As in previous years, the three classes with the most applications in 2017 were scientific measuring and weighing apparatus with 13 599 applications (Class 9) increasing 18 per cent from 2016, advertising and business functions with 13 212 applications (Class 35) up six per cent, and education and entertainment services with 11 047 applications (Class 41) up six per cent. Together, these three classes represented 27 per cent of the total number of trade mark classes filed for.

Australians filing overseas: The 2016 international filing data obtained from WIPO were still incomplete in March when this report went to press due to the absence of data on foreign trade mark applications in China. Given China recorded more than two million non-resident applications in 2014 (the latest year of complete Chinese filing data), WIPO's published global total for 2016 of just over seven million applications (up by 16 per cent from 2015) is a significant underestimate of the true level of activity.4

The available data show that in 2016 Australian resident entities lodged 16 645 trade mark applications overseas but, as explained above, this significantly underestimates Australia's level of overseas filing. The 2014 data shows, with 2920 applications, China is the most preferred destination for Australian trade mark applications abroad while the US is the next most popular destination with 2585 applications.

Although applications data is incomplete, data on the number of classes filed abroad by Australians is complete. In 2016, Australians filed abroad for a total of 38 939 classes. By this metric, Australian trade mark filings abroad have been on a strong upward trend since 2009 (Figure 10), with an average annual growth rate of 13 per cent. This is indicative of increasing export interest by Australian businesses in diversified markets. With 20 per cent growth in 2016, China overtook the US to become the most preferred destination for trade mark classes filed abroad by Australians.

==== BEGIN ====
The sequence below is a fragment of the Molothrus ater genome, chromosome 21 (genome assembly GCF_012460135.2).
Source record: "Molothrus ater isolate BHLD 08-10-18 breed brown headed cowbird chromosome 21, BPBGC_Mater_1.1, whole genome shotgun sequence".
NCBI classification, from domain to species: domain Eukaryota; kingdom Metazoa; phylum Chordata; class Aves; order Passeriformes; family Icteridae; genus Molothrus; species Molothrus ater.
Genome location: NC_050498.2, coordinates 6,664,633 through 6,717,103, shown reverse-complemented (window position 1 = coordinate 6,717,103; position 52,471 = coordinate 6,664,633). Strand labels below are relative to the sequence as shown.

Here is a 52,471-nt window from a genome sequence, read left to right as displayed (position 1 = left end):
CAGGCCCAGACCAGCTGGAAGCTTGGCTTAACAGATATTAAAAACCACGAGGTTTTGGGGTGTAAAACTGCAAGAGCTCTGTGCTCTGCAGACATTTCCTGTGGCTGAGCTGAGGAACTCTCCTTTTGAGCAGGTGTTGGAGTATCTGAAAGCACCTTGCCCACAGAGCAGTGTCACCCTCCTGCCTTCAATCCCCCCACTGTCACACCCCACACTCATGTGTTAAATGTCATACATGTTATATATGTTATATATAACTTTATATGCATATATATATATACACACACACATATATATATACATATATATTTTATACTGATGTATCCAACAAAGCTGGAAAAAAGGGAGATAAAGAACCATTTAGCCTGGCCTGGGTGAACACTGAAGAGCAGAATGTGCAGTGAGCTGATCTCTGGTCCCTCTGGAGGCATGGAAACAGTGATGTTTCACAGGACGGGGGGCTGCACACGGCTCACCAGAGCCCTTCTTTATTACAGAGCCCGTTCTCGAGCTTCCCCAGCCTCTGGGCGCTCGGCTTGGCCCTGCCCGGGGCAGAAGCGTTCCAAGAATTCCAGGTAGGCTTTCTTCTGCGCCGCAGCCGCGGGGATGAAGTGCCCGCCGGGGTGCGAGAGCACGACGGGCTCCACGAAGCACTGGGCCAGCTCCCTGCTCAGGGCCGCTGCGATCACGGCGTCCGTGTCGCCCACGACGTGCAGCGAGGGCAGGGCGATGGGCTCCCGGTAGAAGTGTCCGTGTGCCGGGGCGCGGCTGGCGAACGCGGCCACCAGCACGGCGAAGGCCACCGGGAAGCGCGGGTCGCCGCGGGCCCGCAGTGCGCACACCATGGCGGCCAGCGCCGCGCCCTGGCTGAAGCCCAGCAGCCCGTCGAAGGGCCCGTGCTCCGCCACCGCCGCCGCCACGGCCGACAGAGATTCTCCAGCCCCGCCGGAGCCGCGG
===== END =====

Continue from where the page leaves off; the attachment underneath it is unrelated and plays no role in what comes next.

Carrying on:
Figure 10: Level and growth in trade mark classes, Australian-origin filings abroad, 2007-16

  • Purple square Trade mark class count
  • Red bar Growth in classes filed abroad

Source: WIPO (2017), IP Statistics Data Center.

End notes

  1. The Madrid system allows filing of trade mark applications in multiple jurisdictions.
  2. IP Australia (2017), Australian Intellectual Property Report 2017, Canberra, p. 12 .
  3. ABS (2017), Australian Demographic Statistics, Jun 2017, cat. no. 3101.0,, accessed 28 February 2018.
  4. [6] WIPO IP Statistics Data Center (December 2017 update); Trademark; Indicator: "Indicator: 1 - Total trademark applications (direct and via the Madrid system)", Report type: "Total count by filing office"; Select office: "World";, 23 January 2018.